Take, for example, the notorious case of Amazon's AI recruiting tool. Since 2014, Amazon’s leadership has relied on new software to review thousands of applications they receive annually. That volume of data was too much for anyone to keep up with, especially one of the most lucrative companies in the world.

The problem was that this software used an AI that was entirely unethical for the situation. Amazon had to discontinue it after a year due to its biased behavior against female applicants. Around 60% of the candidates it selected were male, resulting from patterns the AI learned from historical data of Amazon’s recruitments. We must remember these tools are only as good as the teams that made them.

The issue wasn't just that the AI was biased. The real problem was that the AI's bias was unintentional, born from the data its fed. This raises fundamental questions about how we train AI, the kind of data we use, and the accidental biases we might be programming into these systems.

Establishing ethical guidelines for AI development is crucial to prevent discrimination, ensure fairness, and protect human rights. Developers, policymakers, ethicists, and society must come together to create these guidelines.

Risk #2 - Data security & privacy

AI apps often require access to user data to function effectively, which raises serious privacy and security concerns. Users are rightfully worried about who has access to their data, how it's used, and where it's stored.

As Adrian Volenik, founder of aigear.io, likes to say, “It is incredibly easy to disguise an AI app as a genuine product or service when in reality, it’s been put together in one afternoon with little or no oversite or care about the user’s privacy, security, or even anonymity.”

The problem here is access. While the data we use to fuel AI tools seems protected, the tools themselves are not. This can result in apps and software applications relying on incredibly sensitive materials without alerting the users, stakeholders, or even the dev team. This could expose private user information to anyone, nefarious or not, because of the swiftness we use AI tools. If you rely on one such device to craft a medical app, for example, without first protecting it against any potential medical record violations, you could end up with severe consequences.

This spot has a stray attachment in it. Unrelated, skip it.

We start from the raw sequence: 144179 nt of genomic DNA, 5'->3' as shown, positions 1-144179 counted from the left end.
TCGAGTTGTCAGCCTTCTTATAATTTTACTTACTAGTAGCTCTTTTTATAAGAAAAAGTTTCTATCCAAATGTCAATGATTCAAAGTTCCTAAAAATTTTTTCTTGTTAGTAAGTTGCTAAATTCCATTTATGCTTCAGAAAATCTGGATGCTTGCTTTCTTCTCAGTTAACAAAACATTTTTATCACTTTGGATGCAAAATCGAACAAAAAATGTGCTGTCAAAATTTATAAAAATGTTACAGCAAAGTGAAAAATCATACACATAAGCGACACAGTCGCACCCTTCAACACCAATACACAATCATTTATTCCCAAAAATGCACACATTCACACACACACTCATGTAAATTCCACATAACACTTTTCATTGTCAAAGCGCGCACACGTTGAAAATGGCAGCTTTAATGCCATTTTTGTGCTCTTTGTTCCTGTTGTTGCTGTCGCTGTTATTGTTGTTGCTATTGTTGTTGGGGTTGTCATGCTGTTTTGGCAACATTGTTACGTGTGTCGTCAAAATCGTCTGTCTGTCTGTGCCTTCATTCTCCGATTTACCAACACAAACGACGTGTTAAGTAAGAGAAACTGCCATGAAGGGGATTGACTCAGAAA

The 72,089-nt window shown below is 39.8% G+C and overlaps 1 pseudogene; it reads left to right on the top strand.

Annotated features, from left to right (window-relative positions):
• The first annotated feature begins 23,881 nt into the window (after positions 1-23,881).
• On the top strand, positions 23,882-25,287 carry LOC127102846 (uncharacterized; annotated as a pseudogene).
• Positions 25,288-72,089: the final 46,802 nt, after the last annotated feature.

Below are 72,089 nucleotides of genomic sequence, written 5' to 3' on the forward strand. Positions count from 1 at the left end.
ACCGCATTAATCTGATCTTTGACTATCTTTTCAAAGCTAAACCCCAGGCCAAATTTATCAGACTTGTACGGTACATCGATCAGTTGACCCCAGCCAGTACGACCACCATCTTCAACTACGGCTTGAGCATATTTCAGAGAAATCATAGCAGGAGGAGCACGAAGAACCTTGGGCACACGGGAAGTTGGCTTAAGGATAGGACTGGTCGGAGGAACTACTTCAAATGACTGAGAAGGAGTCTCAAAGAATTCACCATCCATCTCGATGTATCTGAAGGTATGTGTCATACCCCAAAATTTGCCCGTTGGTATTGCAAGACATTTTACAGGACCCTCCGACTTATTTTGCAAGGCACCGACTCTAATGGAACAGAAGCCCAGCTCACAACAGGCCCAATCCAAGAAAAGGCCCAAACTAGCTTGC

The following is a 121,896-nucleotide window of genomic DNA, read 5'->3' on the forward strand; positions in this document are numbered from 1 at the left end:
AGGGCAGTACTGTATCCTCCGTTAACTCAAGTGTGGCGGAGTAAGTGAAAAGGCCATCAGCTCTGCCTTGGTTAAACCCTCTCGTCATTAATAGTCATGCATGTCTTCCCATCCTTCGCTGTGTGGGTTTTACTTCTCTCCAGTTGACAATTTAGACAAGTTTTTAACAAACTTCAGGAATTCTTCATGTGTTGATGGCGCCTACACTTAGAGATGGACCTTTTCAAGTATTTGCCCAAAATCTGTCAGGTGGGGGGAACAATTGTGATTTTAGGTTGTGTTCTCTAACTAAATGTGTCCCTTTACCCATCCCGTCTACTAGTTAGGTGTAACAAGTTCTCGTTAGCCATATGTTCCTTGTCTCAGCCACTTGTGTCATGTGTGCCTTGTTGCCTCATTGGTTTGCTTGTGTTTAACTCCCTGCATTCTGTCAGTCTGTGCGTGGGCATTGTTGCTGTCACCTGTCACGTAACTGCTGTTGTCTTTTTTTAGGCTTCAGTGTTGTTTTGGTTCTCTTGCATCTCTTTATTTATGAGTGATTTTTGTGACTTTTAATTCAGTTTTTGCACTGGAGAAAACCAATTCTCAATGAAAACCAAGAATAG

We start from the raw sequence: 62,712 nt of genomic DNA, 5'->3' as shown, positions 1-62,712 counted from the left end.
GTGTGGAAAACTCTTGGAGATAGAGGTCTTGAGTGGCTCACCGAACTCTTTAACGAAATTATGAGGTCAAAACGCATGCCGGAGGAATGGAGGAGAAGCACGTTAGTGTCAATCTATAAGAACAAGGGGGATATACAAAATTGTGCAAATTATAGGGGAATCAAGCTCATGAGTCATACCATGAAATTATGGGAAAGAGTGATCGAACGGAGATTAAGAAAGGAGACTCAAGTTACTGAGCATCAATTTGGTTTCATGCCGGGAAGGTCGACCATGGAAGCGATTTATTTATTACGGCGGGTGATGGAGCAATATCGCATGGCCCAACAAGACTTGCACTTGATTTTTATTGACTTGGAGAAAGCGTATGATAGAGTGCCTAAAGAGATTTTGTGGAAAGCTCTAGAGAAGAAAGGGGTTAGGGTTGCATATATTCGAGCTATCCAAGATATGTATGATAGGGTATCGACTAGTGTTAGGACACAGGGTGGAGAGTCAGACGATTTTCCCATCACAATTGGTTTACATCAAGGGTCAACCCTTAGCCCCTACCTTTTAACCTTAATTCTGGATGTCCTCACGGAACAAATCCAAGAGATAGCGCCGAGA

As we enter the age of data governance, it's crucial for businesses to prioritize user privacy and data security in their AI applications. This includes having transparent data collection and use policies, implementing robust security measures, and complying with data protection regulations.

Risk #3 - Overdependence on new AI tech

Thirdly, overdependence on new AI technologies poses its own risks. A case in point is Roberto Mata's lawsuit against Colombian airline Avianca, where an AI system was used to support legal research.

This legal counsel decided to use AI tools that cited cases that didn't exist. When questioned by the judge hearing the case, it was discovered this strategy led to false claims. This incident underscored the limitations and unreliability of AI tools, emphasizing the critical need for human oversight. Imagine if a case is being decided for our safety and a judge doesn’t question the authenticity of the precedents being used. That could have massive implications for our society as a whole.

While AI can be a powerful tool, it's still just that - a tool. Overreliance on AI can lead to overlooking its shortcomings and potential risks. AI is not infallible. It's only as good as the data it's trained on and the algorithms it uses. Humans must continue playing an active role in the decision-making process, verifying AI's outputs and correcting errors.